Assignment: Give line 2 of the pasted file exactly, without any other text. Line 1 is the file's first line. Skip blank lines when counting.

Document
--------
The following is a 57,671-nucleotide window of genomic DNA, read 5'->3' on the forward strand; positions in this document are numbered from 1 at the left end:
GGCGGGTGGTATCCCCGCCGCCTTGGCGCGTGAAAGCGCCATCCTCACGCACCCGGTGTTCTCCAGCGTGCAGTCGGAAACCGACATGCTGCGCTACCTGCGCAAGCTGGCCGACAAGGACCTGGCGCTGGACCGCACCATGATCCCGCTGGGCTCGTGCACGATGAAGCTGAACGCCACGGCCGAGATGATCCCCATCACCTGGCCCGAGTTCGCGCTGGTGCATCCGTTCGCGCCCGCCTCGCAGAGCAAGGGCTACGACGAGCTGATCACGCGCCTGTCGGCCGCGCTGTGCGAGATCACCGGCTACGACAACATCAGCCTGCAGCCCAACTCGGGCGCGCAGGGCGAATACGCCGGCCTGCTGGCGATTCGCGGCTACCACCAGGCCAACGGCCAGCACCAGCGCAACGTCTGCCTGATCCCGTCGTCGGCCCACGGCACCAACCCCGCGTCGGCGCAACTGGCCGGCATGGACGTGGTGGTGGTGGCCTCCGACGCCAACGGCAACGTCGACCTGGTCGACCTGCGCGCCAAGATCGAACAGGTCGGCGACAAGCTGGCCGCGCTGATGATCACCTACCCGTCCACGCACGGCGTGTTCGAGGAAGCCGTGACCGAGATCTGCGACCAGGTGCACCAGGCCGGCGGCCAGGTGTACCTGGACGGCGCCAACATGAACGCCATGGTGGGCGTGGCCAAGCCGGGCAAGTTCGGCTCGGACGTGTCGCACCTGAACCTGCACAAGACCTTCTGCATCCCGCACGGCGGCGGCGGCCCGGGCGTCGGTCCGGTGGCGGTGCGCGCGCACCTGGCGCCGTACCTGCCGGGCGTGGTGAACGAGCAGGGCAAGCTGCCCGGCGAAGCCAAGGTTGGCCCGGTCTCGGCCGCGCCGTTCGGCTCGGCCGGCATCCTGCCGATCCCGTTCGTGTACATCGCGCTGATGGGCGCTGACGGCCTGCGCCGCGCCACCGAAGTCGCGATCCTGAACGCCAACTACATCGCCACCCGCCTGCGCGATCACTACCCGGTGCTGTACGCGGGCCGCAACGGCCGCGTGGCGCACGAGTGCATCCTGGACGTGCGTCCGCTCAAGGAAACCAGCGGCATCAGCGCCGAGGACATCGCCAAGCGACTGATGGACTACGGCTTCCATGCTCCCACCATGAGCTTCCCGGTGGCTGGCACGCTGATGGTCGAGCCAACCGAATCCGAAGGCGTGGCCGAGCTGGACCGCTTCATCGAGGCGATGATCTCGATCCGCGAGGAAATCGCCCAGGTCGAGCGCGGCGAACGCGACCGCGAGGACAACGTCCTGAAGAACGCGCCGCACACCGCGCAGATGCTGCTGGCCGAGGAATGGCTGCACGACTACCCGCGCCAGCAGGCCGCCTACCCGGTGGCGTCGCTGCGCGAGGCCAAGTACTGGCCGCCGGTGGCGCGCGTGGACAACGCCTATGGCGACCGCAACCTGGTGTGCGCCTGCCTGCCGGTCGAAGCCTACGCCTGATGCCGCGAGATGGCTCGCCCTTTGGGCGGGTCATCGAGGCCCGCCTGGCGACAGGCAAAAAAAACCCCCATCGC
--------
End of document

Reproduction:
GGCGGGTGGTATCCCCGCCGCCTTGGCGCGTGAAAGCGCCATCCTCACGCACCCGGTGTTCTCCAGCGTGCAGTCGGAAACCGACATGCTGCGCTACCTGCGCAAGCTGGCCGACAAGGACCTGGCGCTGGACCGCACCATGATCCCGCTGGGCTCGTGCACGATGAAGCTGAACGCCACGGCCGAGATGATCCCCATCACCTGGCCCGAGTTCGCGCTGGTGCATCCGTTCGCGCCCGCCTCGCAGAGCAAGGGCTACGACGAGCTGATCACGCGCCTGTCGGCCGCGCTGTGCGAGATCACCGGCTACGACAACATCAGCCTGCAGCCCAACTCGGGCGCGCAGGGCGAATACGCCGGCCTGCTGGCGATTCGCGGCTACCACCAGGCCAACGGCCAGCACCAGCGCAACGTCTGCCTGATCCCGTCGTCGGCCCACGGCACCAACCCCGCGTCGGCGCAACTGGCCGGCATGGACGTGGTGGTGGTGGCCTCCGACGCCAACGGCAACGTCGACCTGGTCGACCTGCGCGCCAAGATCGAACAGGTCGGCGACAAGCTGGCCGCGCTGATGATCACCTACCCGTCCACGCACGGCGTGTTCGAGGAAGCCGTGACCGAGATCTGCGACCAGGTGCACCAGGCCGGCGGCCAGGTGTACCTGGACGGCGCCAACATGAACGCCATGGTGGGCGTGGCCAAGCCGGGCAAGTTCGGCTCGGACGTGTCGCACCTGAACCTGCACAAGACCTTCTGCATCCCGCACGGCGGCGGCGGCCCGGGCGTCGGTCCGGTGGCGGTGCGCGCGCACCTGGCGCCGTACCTGCCGGGCGTGGTGAACGAGCAGGGCAAGCTGCCCGGCGAAGCCAAGGTTGGCCCGGTCTCGGCCGCGCCGTTCGGCTCGGCCGGCATCCTGCCGATCCCGTTCGTGTACATCGCGCTGATGGGCGCTGACGGCCTGCGCCGCGCCACCGAAGTCGCGATCCTGAACGCCAACTACATCGCCACCCGCCTGCGCGATCACTACCCGGTGCTGTACGCGGGCCGCAACGGCCGCGTGGCGCACGAGTGCATCCTGGACGTGCGTCCGCTCAAGGAAACCAGCGGCATCAGCGCCGAGGACATCGCCAAGCGACTGATGGACTACGGCTTCCATGCTCCCACCATGAGCTTCCCGGTGGCTGGCACGCTGATGGTCGAGCCAACCGAATCCGAAGGCGTGGCCGAGCTGGACCGCTTCATCGAGGCGATGATCTCGATCCGCGAGGAAATCGCCCAGGTCGAGCGCGGCGAACGCGACCGCGAGGACAACGTCCTGAAGAACGCGCCGCACACCGCGCAGATGCTGCTGGCCGAGGAATGGCTGCACGACTACCCGCGCCAGCAGGCCGCCTACCCGGTGGCGTCGCTGCGCGAGGCCAAGTACTGGCCGCCGGTGGCGCGCGTGGACAACGCCTATGGCGACCGCAACCTGGTGTGCGCCTGCCTGCCGGTCGAAGCCTACGCCTGATGCCGCGAGATGGCTCGCCCTTTGGGCGGGTCATCGAGGCCCGCCTGGCGACAGGCAAAAAAAACCCCCATCGC